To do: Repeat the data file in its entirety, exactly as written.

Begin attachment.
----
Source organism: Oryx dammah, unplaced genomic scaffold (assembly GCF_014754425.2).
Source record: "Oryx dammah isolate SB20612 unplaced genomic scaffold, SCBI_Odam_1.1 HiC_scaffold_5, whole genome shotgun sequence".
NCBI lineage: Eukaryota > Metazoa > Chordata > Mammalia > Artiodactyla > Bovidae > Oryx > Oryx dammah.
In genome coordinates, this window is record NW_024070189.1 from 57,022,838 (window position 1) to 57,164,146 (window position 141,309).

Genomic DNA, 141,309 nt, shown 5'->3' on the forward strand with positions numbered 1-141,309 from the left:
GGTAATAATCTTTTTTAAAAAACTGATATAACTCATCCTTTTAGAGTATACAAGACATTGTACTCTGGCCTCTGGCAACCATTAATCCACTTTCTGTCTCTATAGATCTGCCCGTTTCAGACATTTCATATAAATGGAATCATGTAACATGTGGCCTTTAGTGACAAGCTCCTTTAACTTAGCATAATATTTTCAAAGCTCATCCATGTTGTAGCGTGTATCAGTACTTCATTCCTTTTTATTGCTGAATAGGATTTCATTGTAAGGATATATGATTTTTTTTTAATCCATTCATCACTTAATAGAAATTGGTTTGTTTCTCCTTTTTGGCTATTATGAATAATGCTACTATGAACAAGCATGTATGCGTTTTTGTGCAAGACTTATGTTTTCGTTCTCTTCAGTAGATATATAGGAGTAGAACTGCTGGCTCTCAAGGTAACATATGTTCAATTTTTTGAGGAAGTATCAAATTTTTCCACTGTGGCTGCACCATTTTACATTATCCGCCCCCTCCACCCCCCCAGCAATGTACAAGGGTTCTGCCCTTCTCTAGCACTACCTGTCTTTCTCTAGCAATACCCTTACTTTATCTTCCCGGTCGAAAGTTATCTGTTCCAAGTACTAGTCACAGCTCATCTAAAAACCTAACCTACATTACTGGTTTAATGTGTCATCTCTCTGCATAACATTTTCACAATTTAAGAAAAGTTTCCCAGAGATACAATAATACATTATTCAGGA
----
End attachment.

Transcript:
Source organism: Oryx dammah, unplaced genomic scaffold (assembly GCF_014754425.2).
Source record: "Oryx dammah isolate SB20612 unplaced genomic scaffold, SCBI_Odam_1.1 HiC_scaffold_5, whole genome shotgun sequence".
NCBI lineage: Eukaryota > Metazoa > Chordata > Mammalia > Artiodactyla > Bovidae > Oryx > Oryx dammah.
In genome coordinates, this window is record NW_024070189.1 from 57,022,838 (window position 1) to 57,164,146 (window position 141,309).

Genomic DNA, 141,309 nt, shown 5'->3' on the forward strand with positions numbered 1-141,309 from the left:
GGTAATAATCTTTTTTAAAAAACTGATATAACTCATCCTTTTAGAGTATACAAGACATTGTACTCTGGCCTCTGGCAACCATTAATCCACTTTCTGTCTCTATAGATCTGCCCGTTTCAGACATTTCATATAAATGGAATCATGTAACATGTGGCCTTTAGTGACAAGCTCCTTTAACTTAGCATAATATTTTCAAAGCTCATCCATGTTGTAGCGTGTATCAGTACTTCATTCCTTTTTATTGCTGAATAGGATTTCATTGTAAGGATATATGATTTTTTTTTAATCCATTCATCACTTAATAGAAATTGGTTTGTTTCTCCTTTTTGGCTATTATGAATAATGCTACTATGAACAAGCATGTATGCGTTTTTGTGCAAGACTTATGTTTTCGTTCTCTTCAGTAGATATATAGGAGTAGAACTGCTGGCTCTCAAGGTAACATATGTTCAATTTTTTGAGGAAGTATCAAATTTTTCCACTGTGGCTGCACCATTTTACATTATCCGCCCCCTCCACCCCCCCAGCAATGTACAAGGGTTCTGCCCTTCTCTAGCACTACCTGTCTTTCTCTAGCAATACCCTTACTTTATCTTCCCGGTCGAAAGTTATCTGTTCCAAGTACTAGTCACAGCTCATCTAAAAACCTAACCTACATTACTGGTTTAATGTGTCATCTCTCTGCATAACATTTTCACAATTTAAGAAAAGTTTCCCAGAGATACAATAATACATTATTCAGGA